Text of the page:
Market Note – Oil


The price of oil has moved to a unique position in recent days. Headlines this week point to the price of oil falling to ‘zero’ or even to ‘negative’ levels for the first time. While this is unusual, it’s not as nonsensical as it sounds. No, oil is not worthless or now being given away for free.

Commodities are priced in ‘spot’ and ‘futures’ market terms, depending on the location, type of transaction, and buyer/seller. Futures markets can be complicated, since prices can differ between contacts set to expire at different upcoming dates. When markets are volatile, there can be a flurry of activity when certain futures contracts expire, such has been seen over the past few days. The risk with owning any physical futures contract at expiration time is that you are locked in to receive a large shipment of that particular commodity—in this case, futures owners were on track for delivery of an unusually large number of oil barrels but nowhere to put them. In a frantic effort to unload this unwanted oil, traders were willing to accept a far lower price (or even pay to give it away in some extreme cases at the margin). This isn’t a normal outcome. In fact, looking out over the next several months, futures prices for oil appear much more ‘normal’—in the range of $25-30/barrel.

What’s behind the volatility? Usually, either supply or demand is the problem. Today, it’s both. Due to high levels of production from U.S. shale over the last few years, as well as the recent spat between Russia and Saudi Arabia, the Saudis decided to flood the market with oil. This intentionally-accelerated supply drove down prices, since oil is no longer remotely scarce. In fact, storage facilities in the U.S. are so awash in oil that we’re running out of locations. Some may be used to replenish the national strategic reserves, but not all. Often, as occurred this last week, agreed-upon production cuts can put a damper on plummeting oil prices in order to regain some stability and improve profitability for producers going forward. 

The other side of the coin—demand—is usually much more stable and predictable. Energy demand has grown at a steady rate over time, along with the global economy, with an increasing amount being consumed by faster-growing emerging market nations such as China. However, the Covid-19 situation has caused world industry to slow to a standstill. Falling demand during recessions normally impacts impact oil prices negatively, though, causing pauses in this long-term demand trend. This demand shock was rapid, unexpected, and remains open-ended in terms of resolution. So, oil markets have now been hit with a double-whammy in terms of what could cause prices to drop substantially.

There are several negative impacts of cheap oil:

  • Lower prices mean lower revenues (and profits) for oil-producing companies. The poor performance of the energy sector is a result of persistently falling prices, which has translated directly to lower reported and expected earnings. Some producers hedge oil prices to mitigate the impact of price volatility, but there can be risks there as well.
  • In the high yield bond market, a substantial proportion of the lowest-rated issuers are energy companies. Lower prices and revenues raise the chances for further downgrade or outright default, which can shake confidence of the broader high yield market. (Floating rate bank loans are less affected, with smaller weightings to energy.)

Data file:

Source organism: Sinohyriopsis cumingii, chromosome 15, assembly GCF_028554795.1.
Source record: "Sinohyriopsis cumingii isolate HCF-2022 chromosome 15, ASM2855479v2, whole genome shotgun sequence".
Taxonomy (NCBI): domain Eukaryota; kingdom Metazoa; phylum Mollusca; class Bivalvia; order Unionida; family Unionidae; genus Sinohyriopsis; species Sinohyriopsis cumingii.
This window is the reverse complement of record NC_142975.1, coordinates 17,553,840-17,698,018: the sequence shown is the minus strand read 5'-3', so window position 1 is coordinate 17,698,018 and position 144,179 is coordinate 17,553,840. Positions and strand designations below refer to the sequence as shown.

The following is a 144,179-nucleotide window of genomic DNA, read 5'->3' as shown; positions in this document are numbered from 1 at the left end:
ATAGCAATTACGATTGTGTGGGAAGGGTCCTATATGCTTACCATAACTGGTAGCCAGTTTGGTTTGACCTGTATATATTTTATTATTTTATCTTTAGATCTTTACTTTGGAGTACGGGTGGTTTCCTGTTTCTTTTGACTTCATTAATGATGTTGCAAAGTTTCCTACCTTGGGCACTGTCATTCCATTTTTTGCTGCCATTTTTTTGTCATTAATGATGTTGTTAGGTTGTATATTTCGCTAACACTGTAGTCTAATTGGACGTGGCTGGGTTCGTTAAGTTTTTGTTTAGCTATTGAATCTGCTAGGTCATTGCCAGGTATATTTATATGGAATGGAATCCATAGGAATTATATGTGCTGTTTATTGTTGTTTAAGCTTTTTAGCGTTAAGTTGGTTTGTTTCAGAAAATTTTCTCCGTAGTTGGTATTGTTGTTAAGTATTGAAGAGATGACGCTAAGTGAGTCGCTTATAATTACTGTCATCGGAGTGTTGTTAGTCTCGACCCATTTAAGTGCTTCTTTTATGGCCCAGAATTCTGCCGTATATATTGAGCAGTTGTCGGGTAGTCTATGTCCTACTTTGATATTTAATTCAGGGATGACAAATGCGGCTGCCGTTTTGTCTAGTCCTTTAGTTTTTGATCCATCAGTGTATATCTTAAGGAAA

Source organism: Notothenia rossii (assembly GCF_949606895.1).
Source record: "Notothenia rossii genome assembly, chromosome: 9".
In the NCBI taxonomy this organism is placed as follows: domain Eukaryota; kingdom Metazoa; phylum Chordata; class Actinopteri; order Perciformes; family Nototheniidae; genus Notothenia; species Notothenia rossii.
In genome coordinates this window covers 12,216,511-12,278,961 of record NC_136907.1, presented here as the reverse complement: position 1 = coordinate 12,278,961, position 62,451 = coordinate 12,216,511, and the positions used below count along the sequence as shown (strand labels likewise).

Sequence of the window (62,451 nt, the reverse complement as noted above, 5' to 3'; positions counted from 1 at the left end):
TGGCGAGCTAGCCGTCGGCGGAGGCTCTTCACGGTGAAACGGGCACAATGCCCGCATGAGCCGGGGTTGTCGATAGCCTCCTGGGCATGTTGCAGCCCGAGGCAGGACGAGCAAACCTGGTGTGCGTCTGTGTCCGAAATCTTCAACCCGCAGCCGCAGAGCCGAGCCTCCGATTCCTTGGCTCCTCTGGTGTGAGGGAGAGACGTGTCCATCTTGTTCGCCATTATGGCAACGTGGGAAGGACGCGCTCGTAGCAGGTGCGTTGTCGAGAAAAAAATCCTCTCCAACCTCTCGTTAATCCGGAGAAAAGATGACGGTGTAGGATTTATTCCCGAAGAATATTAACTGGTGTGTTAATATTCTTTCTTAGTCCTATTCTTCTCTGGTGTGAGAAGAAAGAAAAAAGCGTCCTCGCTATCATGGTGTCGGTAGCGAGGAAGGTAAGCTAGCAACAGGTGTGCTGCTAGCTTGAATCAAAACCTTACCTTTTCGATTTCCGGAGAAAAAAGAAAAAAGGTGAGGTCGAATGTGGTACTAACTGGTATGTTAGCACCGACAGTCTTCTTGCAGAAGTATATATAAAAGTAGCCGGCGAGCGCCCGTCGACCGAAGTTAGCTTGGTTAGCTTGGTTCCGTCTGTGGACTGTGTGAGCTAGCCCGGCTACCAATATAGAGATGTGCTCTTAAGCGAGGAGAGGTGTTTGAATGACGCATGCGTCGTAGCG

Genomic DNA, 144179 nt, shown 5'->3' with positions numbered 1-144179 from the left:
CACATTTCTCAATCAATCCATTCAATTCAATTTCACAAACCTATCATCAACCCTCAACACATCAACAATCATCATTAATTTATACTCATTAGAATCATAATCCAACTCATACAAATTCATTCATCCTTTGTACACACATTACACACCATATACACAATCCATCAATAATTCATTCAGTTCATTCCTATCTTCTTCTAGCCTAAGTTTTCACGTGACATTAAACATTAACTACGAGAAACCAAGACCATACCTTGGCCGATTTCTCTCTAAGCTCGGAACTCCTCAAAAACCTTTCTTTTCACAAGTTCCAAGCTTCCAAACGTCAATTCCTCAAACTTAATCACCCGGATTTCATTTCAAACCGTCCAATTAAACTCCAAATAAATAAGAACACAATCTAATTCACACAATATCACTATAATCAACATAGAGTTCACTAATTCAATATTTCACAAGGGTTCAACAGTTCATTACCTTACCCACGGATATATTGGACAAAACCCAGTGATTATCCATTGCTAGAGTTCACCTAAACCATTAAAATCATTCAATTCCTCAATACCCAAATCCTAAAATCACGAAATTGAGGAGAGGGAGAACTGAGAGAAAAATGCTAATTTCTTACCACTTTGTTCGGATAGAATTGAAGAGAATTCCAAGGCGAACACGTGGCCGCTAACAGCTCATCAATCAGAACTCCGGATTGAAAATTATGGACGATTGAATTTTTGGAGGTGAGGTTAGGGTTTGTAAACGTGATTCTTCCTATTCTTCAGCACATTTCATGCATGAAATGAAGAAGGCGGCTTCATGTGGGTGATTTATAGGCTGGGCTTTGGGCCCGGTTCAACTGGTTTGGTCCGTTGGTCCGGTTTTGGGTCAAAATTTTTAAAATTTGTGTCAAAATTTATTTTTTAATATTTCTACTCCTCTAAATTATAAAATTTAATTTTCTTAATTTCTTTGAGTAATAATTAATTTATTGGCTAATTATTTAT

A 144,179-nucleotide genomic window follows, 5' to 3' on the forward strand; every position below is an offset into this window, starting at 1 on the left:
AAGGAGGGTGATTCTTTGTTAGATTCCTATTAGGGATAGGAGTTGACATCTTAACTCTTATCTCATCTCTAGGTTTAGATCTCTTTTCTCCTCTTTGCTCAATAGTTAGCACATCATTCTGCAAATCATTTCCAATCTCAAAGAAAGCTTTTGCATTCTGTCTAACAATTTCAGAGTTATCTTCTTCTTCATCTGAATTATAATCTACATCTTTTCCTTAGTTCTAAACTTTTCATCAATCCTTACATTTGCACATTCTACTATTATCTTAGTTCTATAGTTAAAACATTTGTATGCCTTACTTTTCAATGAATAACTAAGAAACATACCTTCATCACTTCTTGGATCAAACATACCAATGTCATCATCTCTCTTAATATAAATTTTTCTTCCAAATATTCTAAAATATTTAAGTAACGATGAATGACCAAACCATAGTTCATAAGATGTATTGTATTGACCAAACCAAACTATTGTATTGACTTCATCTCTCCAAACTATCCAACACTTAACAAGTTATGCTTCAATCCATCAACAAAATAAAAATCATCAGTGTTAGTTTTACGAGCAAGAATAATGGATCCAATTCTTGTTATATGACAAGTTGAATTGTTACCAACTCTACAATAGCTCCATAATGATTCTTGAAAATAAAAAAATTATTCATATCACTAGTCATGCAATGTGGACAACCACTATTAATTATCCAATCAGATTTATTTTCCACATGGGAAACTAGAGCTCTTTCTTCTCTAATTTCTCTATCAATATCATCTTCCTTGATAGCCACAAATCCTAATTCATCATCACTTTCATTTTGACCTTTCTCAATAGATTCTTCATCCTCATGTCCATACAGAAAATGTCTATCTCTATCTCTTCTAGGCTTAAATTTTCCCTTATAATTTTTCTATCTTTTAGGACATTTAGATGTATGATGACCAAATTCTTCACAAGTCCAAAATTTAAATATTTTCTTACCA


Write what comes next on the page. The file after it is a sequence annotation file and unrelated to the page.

• For producing countries, such as Saudi Arabia, Russia, Indonesia, Iran, Nigeria, Angola, Venezuela, and others, this means lower revenues. This can strain budgets, and if it goes on long enough, it can raise the chances of a debt default or trigger political instability. For many smaller nations, oil exports are a primary revenue source, without which treasuries can run low on cash.
  • Oil prices, like those for copper and industrial metals, are seen by some as a gauge of the health of the underlying global economy. If prices stay persistently low, underlying concerns surface about global growth (the current slowdown has manifested from feared to actual).

However, there are also some positives resulting from lower oil prices:

  • For consumers of oil and oil byproducts, lower prices are better than higher prices. Obviously. (However, due to refining costs, volumes and transportation bottlenecks, often gasoline prices don’t become as cheap as we’d like when oil prices fall.)
  • These represent a lower input cost for companies with high energy usage.
  • Countries that must import their oil (like India and Japan) benefit from lower costs.
  • It’s often been said that the ‘cure for lower oil prices is lower oil prices’. Lower prices incent more usage, which raises demand, then prices, and eventually more production.

From an investment perspective, the energy sector has been one of the more volatile over the past few years, amazingly falling in size to under 3% of the S&P 500 by market cap weighting as of March 31. Consequently, equity portfolios feature a far lower weighting to energy than they once did. Although it’s been seen as a ‘deep value’ opportunity for some time, it continues to become more of a value as time has gone on—as fundamentals have deteriorated. The commodity asset class also features exposure to energy (weighting dependent on the benchmark index used), and could benefit from eventual higher prices. At the same time, stronger prices for energy eventually could well reflect stronger conditions for the global economy generally, which has historically benefitted equities broadly.

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